That said, she does think that if an employer sees it's losing out on qualified applicants and learns that low pay is the biggest issue, it'll force the company to revisit how it values and compensates its employees.
Rawal doesn't think business should be worried about getting fewer qualified applicants. Rather, "whatever applications they get will be their target audience. It saves them time instead of going through a million resumes that aren't going to work out" if the candidate's pay requirements are too high.
Businesses should be more concerned about how not being transparent could put them on the outs with job seekers, she says. Some 61% of workers say salary is their top consideration when looking for new job, and 53% would refuse to apply to a job without knowing the pay range, according to Monster.com data.
"A lack of transparency would probably make me rethink if I'd want to apply to the company or the job itself," Rawal says.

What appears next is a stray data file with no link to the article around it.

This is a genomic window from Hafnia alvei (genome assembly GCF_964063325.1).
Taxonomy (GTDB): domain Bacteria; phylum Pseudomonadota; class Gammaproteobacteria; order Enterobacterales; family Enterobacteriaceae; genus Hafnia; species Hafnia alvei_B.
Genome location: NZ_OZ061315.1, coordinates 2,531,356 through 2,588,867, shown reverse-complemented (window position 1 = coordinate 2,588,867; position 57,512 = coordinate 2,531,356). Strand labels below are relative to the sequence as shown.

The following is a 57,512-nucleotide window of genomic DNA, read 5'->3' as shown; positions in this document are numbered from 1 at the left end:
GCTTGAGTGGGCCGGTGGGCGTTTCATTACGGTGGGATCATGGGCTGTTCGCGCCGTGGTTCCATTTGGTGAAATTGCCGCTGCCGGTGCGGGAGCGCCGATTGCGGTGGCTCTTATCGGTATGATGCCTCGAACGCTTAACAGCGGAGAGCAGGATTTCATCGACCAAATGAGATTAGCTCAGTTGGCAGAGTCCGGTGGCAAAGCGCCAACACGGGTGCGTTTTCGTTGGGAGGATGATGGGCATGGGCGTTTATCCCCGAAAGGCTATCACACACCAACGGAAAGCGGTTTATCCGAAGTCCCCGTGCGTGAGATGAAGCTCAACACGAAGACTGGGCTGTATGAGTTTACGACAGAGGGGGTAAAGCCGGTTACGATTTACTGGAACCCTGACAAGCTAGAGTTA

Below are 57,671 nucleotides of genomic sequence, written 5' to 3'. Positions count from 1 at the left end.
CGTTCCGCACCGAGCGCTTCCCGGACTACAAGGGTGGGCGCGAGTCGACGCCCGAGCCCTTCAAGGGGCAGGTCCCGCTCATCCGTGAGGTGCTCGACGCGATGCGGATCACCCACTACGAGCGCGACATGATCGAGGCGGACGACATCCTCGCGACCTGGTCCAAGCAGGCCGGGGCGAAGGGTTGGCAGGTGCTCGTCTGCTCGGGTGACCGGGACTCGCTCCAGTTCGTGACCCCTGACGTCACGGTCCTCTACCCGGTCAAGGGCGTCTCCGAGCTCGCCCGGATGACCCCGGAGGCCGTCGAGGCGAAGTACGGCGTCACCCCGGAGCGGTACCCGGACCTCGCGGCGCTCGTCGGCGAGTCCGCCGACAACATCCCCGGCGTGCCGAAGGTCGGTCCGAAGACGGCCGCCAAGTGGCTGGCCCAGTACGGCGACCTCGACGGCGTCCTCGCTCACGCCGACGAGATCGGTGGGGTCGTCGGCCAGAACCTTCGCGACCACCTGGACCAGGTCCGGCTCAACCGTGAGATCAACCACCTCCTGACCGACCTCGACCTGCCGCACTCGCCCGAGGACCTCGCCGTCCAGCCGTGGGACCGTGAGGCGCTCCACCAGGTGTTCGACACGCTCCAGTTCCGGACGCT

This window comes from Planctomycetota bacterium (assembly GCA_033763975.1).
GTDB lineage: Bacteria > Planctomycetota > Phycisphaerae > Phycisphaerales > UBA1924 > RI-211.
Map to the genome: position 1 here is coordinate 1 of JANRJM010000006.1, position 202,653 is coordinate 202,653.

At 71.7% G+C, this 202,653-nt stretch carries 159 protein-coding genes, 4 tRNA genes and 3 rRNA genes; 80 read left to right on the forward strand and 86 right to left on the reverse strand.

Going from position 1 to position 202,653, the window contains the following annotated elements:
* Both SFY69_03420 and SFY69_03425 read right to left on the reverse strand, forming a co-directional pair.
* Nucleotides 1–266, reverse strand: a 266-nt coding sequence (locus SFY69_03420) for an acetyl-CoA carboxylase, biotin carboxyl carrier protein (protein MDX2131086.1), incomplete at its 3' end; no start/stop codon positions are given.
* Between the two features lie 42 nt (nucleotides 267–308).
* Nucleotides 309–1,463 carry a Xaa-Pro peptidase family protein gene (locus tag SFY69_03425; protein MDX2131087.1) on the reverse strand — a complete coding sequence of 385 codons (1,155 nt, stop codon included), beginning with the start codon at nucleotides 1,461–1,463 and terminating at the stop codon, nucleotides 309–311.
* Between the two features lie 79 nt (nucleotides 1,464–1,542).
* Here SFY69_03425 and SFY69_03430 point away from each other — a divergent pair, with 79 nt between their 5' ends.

Job seekers agree greater salary transparency from employers is a move in the right direction, but stop short of saying it can close the wage gap on its own.
"It's a good step, but I don't think this is a silver bullet to eradicate the wage gap," Cascella says. There are still plenty of ways gendered and racial biases can seep into the hiring process: "I still think there's going to be instances where, if a guy were applying, maybe they're just going to offer him the higher end of that range," she adds.
It'll still be on job seekers to prepare with salary research and negotiate their value, "but at least they'll have a bit more of a bargaining chip when they know what the range is."
Rawal says it could be tough if employers post ranges that are really wide. Employers covered under the New York City law must include a "good faith" salary range of what they'd actually be able to offer a new hire.